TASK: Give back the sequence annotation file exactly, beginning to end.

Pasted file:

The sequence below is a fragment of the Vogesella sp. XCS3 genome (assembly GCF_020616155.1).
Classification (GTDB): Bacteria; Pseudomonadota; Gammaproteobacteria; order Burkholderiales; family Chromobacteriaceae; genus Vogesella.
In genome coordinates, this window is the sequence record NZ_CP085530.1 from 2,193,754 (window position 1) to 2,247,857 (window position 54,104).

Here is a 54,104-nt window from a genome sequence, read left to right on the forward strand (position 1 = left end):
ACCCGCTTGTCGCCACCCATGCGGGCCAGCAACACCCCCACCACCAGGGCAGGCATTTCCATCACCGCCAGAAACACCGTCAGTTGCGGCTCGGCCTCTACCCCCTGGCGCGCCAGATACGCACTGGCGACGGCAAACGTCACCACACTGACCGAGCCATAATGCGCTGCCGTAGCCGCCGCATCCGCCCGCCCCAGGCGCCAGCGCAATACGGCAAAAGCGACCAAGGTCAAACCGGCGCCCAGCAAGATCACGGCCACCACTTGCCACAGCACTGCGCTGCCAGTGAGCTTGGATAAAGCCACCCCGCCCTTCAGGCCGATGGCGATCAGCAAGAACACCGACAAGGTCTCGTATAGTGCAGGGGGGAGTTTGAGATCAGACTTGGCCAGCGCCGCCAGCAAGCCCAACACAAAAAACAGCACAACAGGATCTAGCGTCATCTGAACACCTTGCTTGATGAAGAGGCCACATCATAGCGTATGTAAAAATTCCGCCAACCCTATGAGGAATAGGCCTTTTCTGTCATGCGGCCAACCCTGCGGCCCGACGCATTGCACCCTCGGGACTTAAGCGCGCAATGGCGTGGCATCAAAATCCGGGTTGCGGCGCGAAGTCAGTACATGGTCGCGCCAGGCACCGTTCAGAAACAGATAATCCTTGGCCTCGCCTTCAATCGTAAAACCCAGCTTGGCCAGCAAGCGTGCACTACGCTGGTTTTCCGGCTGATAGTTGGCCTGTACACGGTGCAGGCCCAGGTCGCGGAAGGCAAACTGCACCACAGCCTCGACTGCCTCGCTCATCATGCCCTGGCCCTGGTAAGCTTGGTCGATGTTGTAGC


The sequence below is a fragment of the Vogesella sp. XCS3 genome (assembly GCF_020616155.1).
Classification (GTDB): Bacteria; Pseudomonadota; Gammaproteobacteria; order Burkholderiales; family Chromobacteriaceae; genus Vogesella.
In genome coordinates, this window is the sequence record NZ_CP085530.1 from 2,193,754 (window position 1) to 2,247,857 (window position 54,104).

Here is a 54,104-nt window from a genome sequence, read left to right on the forward strand (position 1 = left end):
ACCCGCTTGTCGCCACCCATGCGGGCCAGCAACACCCCCACCACCAGGGCAGGCATTTCCATCACCGCCAGAAACACCGTCAGTTGCGGCTCGGCCTCTACCCCCTGGCGCGCCAGATACGCACTGGCGACGGCAAACGTCACCACACTGACCGAGCCATAATGCGCTGCCGTAGCCGCCGCATCCGCCCGCCCCAGGCGCCAGCGCAATACGGCAAAAGCGACCAAGGTCAAACCGGCGCCCAGCAAGATCACGGCCACCACTTGCCACAGCACTGCGCTGCCAGTGAGCTTGGATAAAGCCACCCCGCCCTTCAGGCCGATGGCGATCAGCAAGAACACCGACAAGGTCTCGTATAGTGCAGGGGGGAGTTTGAGATCAGACTTGGCCAGCGCCGCCAGCAAGCCCAACACAAAAAACAGCACAACAGGATCTAGCGTCATCTGAACACCTTGCTTGATGAAGAGGCCACATCATAGCGTATGTAAAAATTCCGCCAACCCTATGAGGAATAGGCCTTTTCTGTCATGCGGCCAACCCTGCGGCCCGACGCATTGCACCCTCGGGACTTAAGCGCGCAATGGCGTGGCATCAAAATCCGGGTTGCGGCGCGAAGTCAGTACATGGTCGCGCCAGGCACCGTTCAGAAACAGATAATCCTTGGCCTCGCCTTCAATCGTAAAACCCAGCTTGGCCAGCAAGCGTGCACTACGCTGGTTTTCCGGCTGATAGTTGGCCTGTACACGGTGCAGGCCCAGGTCGCGGAAGGCAAACTGCACCACAGCCTCGACTGCCTCGCTCATCATGCCCTGGCCCTGGTAAGCTTGGTCGATGTTGTAGC